Aboriginal artists Nooky and Mi-Kaisha have collaborated for the track 'One Point 5' to encourage young Aboriginal people to keep themselves and their communities safe during the COVID-19 pandemic.
Mi-Kaisha Masella says the track 'One Point 5' aims to reinforce the key messages to help keep communities, families and Elders safe and encourage the practices of social distancing, hand washing and wearing facemasks.
According to health authorities, Aboriginal people are at greater risk of serious illness and death from COVID-19. This heightened risk makes it essential for frequent and reliable information to reach and circulate within Aboriginal communities.
“I was motivated to be part of this project because I knew how important it was to amplify Indigenous voices and the message of keeping mob safe during the pandemic,” Mi-Kaisha says.
“I knew how greatly COVID-19 had impacted the wellbeing of Mob and wanted to create music with a message of encouragement.”
She also stresses that when contacted to work on the project with hip-hop artist Nooky, she immediately took the opportunity and their collaboration flowed smoothly from the word go till the release of the track on Friday (July 31).
“It is just a kind of fun project to encourage youth to practise social distancing and stopping the spread and hopefully bring some joy and giving something back to our community,” she told NITV Radio.
It’s important for our Mob to know that we’ve still got to practice social distancing, good hygiene, washing our hands, things like that, and that’s what this track is about, helping get that message out there.
The two Aboriginal artists have worked together on other projects before. So, blending their genres in One Point 5 was seamless and fun.
“Nooky and I have worked together previously… When two people love music, and you both have a shared message to share, the creativity just flows. I think we really ended up with a really cool synthesis of RNB and Hip Hop.“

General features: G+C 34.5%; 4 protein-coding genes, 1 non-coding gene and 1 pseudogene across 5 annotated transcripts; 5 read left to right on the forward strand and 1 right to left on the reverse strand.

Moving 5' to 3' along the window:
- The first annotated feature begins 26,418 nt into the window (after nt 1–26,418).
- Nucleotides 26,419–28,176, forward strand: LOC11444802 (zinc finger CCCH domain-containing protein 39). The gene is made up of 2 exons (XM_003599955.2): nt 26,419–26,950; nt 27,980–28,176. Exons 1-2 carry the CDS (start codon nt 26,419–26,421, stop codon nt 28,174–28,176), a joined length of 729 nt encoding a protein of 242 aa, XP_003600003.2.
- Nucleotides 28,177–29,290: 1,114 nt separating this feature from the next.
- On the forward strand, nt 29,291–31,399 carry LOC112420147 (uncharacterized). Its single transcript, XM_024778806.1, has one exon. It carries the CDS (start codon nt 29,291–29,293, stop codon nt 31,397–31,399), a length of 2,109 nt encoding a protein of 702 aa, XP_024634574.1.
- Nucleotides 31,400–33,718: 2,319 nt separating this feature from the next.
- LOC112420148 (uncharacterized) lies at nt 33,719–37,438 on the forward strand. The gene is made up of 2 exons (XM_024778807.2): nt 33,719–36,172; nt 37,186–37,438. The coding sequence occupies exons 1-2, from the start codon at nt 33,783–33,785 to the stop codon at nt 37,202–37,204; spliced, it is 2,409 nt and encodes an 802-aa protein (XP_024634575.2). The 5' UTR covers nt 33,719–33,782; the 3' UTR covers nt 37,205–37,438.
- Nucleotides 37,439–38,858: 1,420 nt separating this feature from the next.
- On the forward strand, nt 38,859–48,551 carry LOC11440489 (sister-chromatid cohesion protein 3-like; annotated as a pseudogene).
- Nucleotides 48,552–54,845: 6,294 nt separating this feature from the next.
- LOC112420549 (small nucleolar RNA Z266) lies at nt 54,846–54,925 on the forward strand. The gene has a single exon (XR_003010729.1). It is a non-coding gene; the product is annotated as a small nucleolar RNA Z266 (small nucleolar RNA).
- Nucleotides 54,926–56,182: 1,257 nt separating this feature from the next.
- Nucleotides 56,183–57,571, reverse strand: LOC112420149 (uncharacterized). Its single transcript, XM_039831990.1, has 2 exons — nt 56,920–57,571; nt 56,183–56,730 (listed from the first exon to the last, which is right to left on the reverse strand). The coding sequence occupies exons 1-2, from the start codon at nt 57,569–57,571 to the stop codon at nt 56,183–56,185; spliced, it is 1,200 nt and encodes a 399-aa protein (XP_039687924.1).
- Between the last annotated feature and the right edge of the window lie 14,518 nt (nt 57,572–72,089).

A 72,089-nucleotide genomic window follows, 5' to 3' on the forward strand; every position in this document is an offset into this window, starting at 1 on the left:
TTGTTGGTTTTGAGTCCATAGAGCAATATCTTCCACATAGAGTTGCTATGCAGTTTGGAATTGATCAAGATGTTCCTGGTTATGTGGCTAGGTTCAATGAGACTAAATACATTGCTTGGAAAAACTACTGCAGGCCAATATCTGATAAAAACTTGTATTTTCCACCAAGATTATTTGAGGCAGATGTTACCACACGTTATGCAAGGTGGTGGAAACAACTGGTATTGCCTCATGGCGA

One Point 5 was entirely recorded in Sydney’s inner-city suburb of Redfern and features choreography by Yuin, Bundjalung, Munanjali, Gamillaraay as well as Murray Island nations man, Darren Compton.
“Nooky and I can only speak on our own behalf. So, bringing more Aboriginal people into that space was important, bringing in other Aboriginal people showcasing the culture was really important to us.”
“In everything we do with community or for the community, we make sure that we have a diverse representation of Aboriginal culture, a diverse representation of Aboriginal people and a diverse strain of perspectives as well.”
Mi-Kaisha explains that sending a message to the youth, particularly in these tough times is very important and stresses that while many young people within the Indigenous community understand and strictly abide by the health message and norms effortlessly; many others haven’t adapted to the changes quite well.
“I guess it is just about giving young people resources and information on why it is important that we stay home and isolate when necessary it is important that we don’t go out when we don’t need to.”
She says not being able to see their mates and connect with their elders is a facet of the restrictions that’s proving the hardest to deal with.
“Our young people and our community are so reliant on connection with each other as well. So, it has been really a challenging time for everyone to not be in that normal routine and being able to see the mob and your family.”
One Point 5 is a joint collaboration between NSW Health Creative 33 agency and various First Nations Artists.
The clip was shot entirely outdoors with participants respecting self-distancing rules and wearing masks.
People in Australia must stay at least 1.5 metres away from others. Check your state’s restrictions on gathering limits.
If you are experiencing cold or flu symptoms, stay home and arrange a test by calling your doctor or contact the Coronavirus Health Information Hotline on 1800 020 080.
News and information is available in 63 languages at sbs.com.au/coronavirus